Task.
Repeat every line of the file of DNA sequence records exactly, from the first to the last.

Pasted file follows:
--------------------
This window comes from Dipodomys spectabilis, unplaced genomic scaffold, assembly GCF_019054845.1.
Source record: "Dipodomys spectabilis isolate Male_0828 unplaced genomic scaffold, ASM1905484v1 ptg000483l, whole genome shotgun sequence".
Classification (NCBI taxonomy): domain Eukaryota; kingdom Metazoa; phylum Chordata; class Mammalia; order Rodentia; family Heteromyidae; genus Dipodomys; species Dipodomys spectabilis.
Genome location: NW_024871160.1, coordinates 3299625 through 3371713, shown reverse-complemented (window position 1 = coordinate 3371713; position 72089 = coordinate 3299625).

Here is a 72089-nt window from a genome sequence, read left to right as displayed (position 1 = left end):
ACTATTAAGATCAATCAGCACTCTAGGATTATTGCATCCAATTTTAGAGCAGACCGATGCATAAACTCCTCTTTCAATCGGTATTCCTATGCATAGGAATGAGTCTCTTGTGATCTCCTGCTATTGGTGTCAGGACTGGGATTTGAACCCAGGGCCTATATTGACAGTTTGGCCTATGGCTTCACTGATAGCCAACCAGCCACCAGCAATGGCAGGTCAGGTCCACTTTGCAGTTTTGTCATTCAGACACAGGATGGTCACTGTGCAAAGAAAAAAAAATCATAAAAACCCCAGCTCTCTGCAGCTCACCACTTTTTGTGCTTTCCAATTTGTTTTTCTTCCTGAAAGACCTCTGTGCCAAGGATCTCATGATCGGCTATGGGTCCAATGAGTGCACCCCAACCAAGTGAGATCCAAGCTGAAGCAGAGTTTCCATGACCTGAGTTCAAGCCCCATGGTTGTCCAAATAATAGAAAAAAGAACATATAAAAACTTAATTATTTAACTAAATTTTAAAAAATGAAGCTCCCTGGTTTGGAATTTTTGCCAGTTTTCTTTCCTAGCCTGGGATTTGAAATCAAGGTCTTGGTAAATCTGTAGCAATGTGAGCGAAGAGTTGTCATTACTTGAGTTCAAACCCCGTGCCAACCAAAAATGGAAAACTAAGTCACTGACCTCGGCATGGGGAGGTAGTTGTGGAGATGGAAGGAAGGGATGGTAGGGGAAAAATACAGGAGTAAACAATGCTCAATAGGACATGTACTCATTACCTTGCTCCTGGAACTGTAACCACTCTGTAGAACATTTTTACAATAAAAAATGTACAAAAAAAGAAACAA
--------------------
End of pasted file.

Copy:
This window comes from Dipodomys spectabilis, unplaced genomic scaffold, assembly GCF_019054845.1.
Source record: "Dipodomys spectabilis isolate Male_0828 unplaced genomic scaffold, ASM1905484v1 ptg000483l, whole genome shotgun sequence".
Classification (NCBI taxonomy): domain Eukaryota; kingdom Metazoa; phylum Chordata; class Mammalia; order Rodentia; family Heteromyidae; genus Dipodomys; species Dipodomys spectabilis.
Genome location: NW_024871160.1, coordinates 3299625 through 3371713, shown reverse-complemented (window position 1 = coordinate 3371713; position 72089 = coordinate 3299625).

Here is a 72089-nt window from a genome sequence, read left to right as displayed (position 1 = left end):
ACTATTAAGATCAATCAGCACTCTAGGATTATTGCATCCAATTTTAGAGCAGACCGATGCATAAACTCCTCTTTCAATCGGTATTCCTATGCATAGGAATGAGTCTCTTGTGATCTCCTGCTATTGGTGTCAGGACTGGGATTTGAACCCAGGGCCTATATTGACAGTTTGGCCTATGGCTTCACTGATAGCCAACCAGCCACCAGCAATGGCAGGTCAGGTCCACTTTGCAGTTTTGTCATTCAGACACAGGATGGTCACTGTGCAAAGAAAAAAAAATCATAAAAACCCCAGCTCTCTGCAGCTCACCACTTTTTGTGCTTTCCAATTTGTTTTTCTTCCTGAAAGACCTCTGTGCCAAGGATCTCATGATCGGCTATGGGTCCAATGAGTGCACCCCAACCAAGTGAGATCCAAGCTGAAGCAGAGTTTCCATGACCTGAGTTCAAGCCCCATGGTTGTCCAAATAATAGAAAAAAGAACATATAAAAACTTAATTATTTAACTAAATTTTAAAAAATGAAGCTCCCTGGTTTGGAATTTTTGCCAGTTTTCTTTCCTAGCCTGGGATTTGAAATCAAGGTCTTGGTAAATCTGTAGCAATGTGAGCGAAGAGTTGTCATTACTTGAGTTCAAACCCCGTGCCAACCAAAAATGGAAAACTAAGTCACTGACCTCGGCATGGGGAGGTAGTTGTGGAGATGGAAGGAAGGGATGGTAGGGGAAAAATACAGGAGTAAACAATGCTCAATAGGACATGTACTCATTACCTTGCTCCTGGAACTGTAACCACTCTGTAGAACATTTTTACAATAAAAAATGTACAAAAAAAGAAACAA